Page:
Petrie, William M. Flinders
Tanis (Band 2): Part II / Nebesheh (Am) and Defenneh (Tahpanhes): 1886 — London, 1888

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obelisks; 83 and 84 are probably parts of one
block, by the style and the thickness of the pieces.

2. Of the architraves of the temple (inscrip.
87 to. 93) not much remains; of the large ones
but four, and two smaller lintel blocks. These
architraves are a double cubit square (41 to 42
in.); but No. 25, used up in building the pylon,
is 48 in. wide,—perhaps it belonged to the pylon of
Ramessu, and not to the temple. The unfinished
figures in inscrip. 89 show the incompletion of the
work as in parts of the Great Hall at Karnak.
Of the sanctuary walls (described in Part I.,
sect. 23) but few pieces bear any continuous
inscriptions (Nos. 94 to 101); the general ap-
pearance of them may be seen by the block at
the right hand of the photograph, pi. xiv. 5, in
Part I. The block inscr. 94 is curious, as
having a piece of disused sculpture on the joint
surface ; sculpture which from its style can hardly
be placed to any period before Ramessu II.
This is another case of Ramessu II. cutting up
his own work, like the change in the obelisk 77
(Plan), which was noticed in Part I., sect. 31.
A third instance, perhaps, will be seen in the
inscription 144, noticed below.

The great columns of the avenue from the
pylon (inscrs. 102 to 108) have been in course of
appropriation apparently by Sheshonk III., in
connection with his rebuilding of the pylon
(Part I., sect. 19). But they have suffered even
more than this apparently, for the cartouches in
the first two lines of inscr. 102 have been
entirely cut out, and then reinserted in their
present form, before the erasure of the half
cartouche by Sheshonk III. We might think
that this was another freak of Ramessu himself,
only he had no other standard cartouches to
insert, the cartouche form and arrangement
being scarcely ever varied. No later king would,
however, have the piety to insert a predecessor's
cartouches, and so this must be credited to
some vagary of the sculptors. The scenes around
the lower part have been intentionally cut out,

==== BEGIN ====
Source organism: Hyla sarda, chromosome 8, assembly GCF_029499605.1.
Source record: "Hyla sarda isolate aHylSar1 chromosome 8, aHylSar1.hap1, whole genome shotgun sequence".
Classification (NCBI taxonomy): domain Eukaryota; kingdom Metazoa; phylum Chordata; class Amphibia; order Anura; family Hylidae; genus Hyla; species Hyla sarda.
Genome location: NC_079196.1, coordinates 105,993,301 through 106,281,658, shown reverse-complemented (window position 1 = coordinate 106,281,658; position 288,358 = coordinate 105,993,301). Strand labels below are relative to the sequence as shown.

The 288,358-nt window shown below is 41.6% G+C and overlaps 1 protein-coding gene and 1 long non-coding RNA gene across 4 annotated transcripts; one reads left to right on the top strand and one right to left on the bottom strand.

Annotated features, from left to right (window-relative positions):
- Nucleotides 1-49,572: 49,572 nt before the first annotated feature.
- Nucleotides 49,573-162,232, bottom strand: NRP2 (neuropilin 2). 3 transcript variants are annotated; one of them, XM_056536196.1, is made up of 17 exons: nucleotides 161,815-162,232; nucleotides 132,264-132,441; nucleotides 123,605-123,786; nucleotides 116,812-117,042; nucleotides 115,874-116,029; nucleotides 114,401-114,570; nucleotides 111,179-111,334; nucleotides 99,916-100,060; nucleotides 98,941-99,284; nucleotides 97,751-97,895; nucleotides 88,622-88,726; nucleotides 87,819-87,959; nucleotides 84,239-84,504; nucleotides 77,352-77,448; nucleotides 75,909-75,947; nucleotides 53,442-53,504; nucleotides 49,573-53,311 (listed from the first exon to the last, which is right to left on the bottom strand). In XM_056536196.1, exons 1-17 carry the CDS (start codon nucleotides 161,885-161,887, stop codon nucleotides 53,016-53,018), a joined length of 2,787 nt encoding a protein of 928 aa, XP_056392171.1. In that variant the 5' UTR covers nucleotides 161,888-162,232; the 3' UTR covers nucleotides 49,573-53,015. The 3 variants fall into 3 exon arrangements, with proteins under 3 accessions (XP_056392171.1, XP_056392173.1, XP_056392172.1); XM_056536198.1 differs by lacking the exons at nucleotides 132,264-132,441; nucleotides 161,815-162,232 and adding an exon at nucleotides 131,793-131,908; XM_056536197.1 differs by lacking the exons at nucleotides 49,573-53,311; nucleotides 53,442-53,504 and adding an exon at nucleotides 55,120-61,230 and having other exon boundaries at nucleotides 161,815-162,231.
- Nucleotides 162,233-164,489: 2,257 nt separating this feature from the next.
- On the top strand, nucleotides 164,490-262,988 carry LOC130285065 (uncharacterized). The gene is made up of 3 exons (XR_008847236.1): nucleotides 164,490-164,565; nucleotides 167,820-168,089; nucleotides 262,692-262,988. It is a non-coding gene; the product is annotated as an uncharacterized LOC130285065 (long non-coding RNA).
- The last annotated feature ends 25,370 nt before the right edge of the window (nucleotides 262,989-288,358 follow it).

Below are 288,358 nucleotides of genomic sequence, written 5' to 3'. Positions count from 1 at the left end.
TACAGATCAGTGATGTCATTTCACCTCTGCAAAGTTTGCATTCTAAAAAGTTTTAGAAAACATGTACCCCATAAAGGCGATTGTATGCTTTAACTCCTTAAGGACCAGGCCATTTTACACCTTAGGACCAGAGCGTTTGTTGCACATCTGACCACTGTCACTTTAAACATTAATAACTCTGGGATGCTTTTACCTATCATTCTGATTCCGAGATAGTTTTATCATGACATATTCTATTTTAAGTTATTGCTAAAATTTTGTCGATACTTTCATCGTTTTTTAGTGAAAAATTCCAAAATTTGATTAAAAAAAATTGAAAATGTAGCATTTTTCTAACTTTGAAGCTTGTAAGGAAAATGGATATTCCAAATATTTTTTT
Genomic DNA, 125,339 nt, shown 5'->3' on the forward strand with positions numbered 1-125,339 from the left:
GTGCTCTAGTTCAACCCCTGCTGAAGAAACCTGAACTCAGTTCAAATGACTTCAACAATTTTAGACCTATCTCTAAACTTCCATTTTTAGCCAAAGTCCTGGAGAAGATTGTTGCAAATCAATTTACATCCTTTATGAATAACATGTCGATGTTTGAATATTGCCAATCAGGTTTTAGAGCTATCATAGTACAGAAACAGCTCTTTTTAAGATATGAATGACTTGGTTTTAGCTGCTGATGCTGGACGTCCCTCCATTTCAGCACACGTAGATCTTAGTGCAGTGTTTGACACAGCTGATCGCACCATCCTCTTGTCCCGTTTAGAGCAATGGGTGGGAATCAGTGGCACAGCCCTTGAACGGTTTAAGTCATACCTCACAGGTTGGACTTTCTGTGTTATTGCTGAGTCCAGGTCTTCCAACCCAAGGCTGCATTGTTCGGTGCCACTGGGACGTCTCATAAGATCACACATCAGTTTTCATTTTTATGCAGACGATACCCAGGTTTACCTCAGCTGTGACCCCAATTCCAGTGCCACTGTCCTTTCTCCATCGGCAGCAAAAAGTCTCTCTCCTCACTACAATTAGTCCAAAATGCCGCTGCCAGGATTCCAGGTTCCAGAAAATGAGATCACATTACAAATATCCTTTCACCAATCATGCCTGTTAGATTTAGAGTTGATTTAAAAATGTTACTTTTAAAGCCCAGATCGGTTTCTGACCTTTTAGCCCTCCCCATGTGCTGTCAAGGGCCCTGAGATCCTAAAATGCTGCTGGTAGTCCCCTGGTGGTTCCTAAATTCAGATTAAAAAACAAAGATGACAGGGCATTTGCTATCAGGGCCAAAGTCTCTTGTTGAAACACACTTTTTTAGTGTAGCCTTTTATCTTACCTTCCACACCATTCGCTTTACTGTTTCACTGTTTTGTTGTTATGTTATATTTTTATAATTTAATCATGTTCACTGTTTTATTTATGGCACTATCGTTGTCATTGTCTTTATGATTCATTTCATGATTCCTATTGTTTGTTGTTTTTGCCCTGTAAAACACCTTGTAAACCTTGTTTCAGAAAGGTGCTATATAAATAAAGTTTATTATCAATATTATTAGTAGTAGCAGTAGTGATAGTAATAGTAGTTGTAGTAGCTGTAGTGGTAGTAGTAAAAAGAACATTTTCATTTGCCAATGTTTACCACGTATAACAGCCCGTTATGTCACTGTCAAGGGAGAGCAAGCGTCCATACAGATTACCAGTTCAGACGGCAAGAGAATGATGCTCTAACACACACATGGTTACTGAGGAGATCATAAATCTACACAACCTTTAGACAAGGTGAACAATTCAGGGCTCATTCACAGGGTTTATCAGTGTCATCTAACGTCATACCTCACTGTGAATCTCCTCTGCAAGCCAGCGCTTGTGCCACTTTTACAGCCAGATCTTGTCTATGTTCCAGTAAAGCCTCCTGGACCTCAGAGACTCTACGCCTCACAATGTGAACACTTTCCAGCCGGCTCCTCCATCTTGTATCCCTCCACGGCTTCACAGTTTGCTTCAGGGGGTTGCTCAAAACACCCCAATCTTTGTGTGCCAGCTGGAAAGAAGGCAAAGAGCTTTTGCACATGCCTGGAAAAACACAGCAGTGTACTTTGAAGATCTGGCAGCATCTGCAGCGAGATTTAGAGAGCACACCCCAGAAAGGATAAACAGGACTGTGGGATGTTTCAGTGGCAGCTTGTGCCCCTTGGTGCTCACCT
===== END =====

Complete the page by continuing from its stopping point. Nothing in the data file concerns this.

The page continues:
and specially the small cartouches, leaving the
titles. The object of this again is not clear, as
an appropriator would have used the previous
figures without any demur ; and a mere defacer
would have cut away the titles as well. We see
here the only mention of the ram of Tattu, beside
that on the pillar 64 a. One of the capitals of
these columns has been curiously patched up, by
inserting blocks of granite and pegging them on
by metal pins; the hole for one of these has
been drilled out by a tube drill, made of thin
sheet bronze, and fed with loose cutting powder ;
the drill was ^ inch diameter, making a groove
only T'T inch wide, and a part of the core still
remains in the hole, which is 1'7 inch deep.

One of the few remains of doorways (Plan, 134)
seems to have belonged to the entrance of a side
court; it has the characteristic slope of the front,
and bears figures of Ptah and Mut (inscr. 109).

3. Among the ruins of the granite pylon of
Sheshonk III. are many pieces of the great colossus
of Ramessu II., as have been described in Part I.,
(sect. 28); and beside these are several blocks,
which though not bearing any surface of the
statue itself, yet from the size of their hieroglyphics
seem to have belonged to the inscribed pilaster of
it, or to the built base on which it stood. The
inscriptions of these are shown in Nos. 110 to 118.
No. 110 bears evidently the beginning of the
banner of Ramessu II., the bull, with part of the
sign nekht below, and the tip of the tail of the
hawk above it. The large size of this banner,
about 45 inches wide, is, however, paralleled by a
part of a cartouche (No. 113, plan 29) which must
have been about 38 inches wide. Such inscriptions
are about proportionate to the size of the great
colossus, as compared with the inscriptions on
other colossi; and, moreover, the granite of some
of these blocks is distinctively the same as that of
the pieces of the great colossus. The sculpturing
on block 110 is important to the history of the
temple of San: the banner of Ramessu II., 110 b,
is plainly the earliest piece of sculpture on this,
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